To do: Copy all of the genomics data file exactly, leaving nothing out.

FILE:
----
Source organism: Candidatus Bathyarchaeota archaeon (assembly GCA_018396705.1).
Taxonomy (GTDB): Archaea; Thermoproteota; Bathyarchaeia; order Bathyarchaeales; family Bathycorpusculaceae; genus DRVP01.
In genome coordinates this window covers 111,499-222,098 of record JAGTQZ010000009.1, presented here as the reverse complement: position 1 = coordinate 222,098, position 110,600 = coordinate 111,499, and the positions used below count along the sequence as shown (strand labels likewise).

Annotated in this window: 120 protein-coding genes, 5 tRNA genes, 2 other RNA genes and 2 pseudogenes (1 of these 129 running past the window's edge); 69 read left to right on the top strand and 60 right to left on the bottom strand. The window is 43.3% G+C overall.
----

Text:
Source organism: Candidatus Bathyarchaeota archaeon (assembly GCA_018396705.1).
Taxonomy (GTDB): Archaea; Thermoproteota; Bathyarchaeia; order Bathyarchaeales; family Bathycorpusculaceae; genus DRVP01.
In genome coordinates this window covers 111,499-222,098 of record JAGTQZ010000009.1, presented here as the reverse complement: position 1 = coordinate 222,098, position 110,600 = coordinate 111,499, and the positions used below count along the sequence as shown (strand labels likewise).

Annotated in this window: 120 protein-coding genes, 5 tRNA genes, 2 other RNA genes and 2 pseudogenes (1 of these 129 running past the window's edge); 69 read left to right on the top strand and 60 right to left on the bottom strand. The window is 43.3% G+C overall.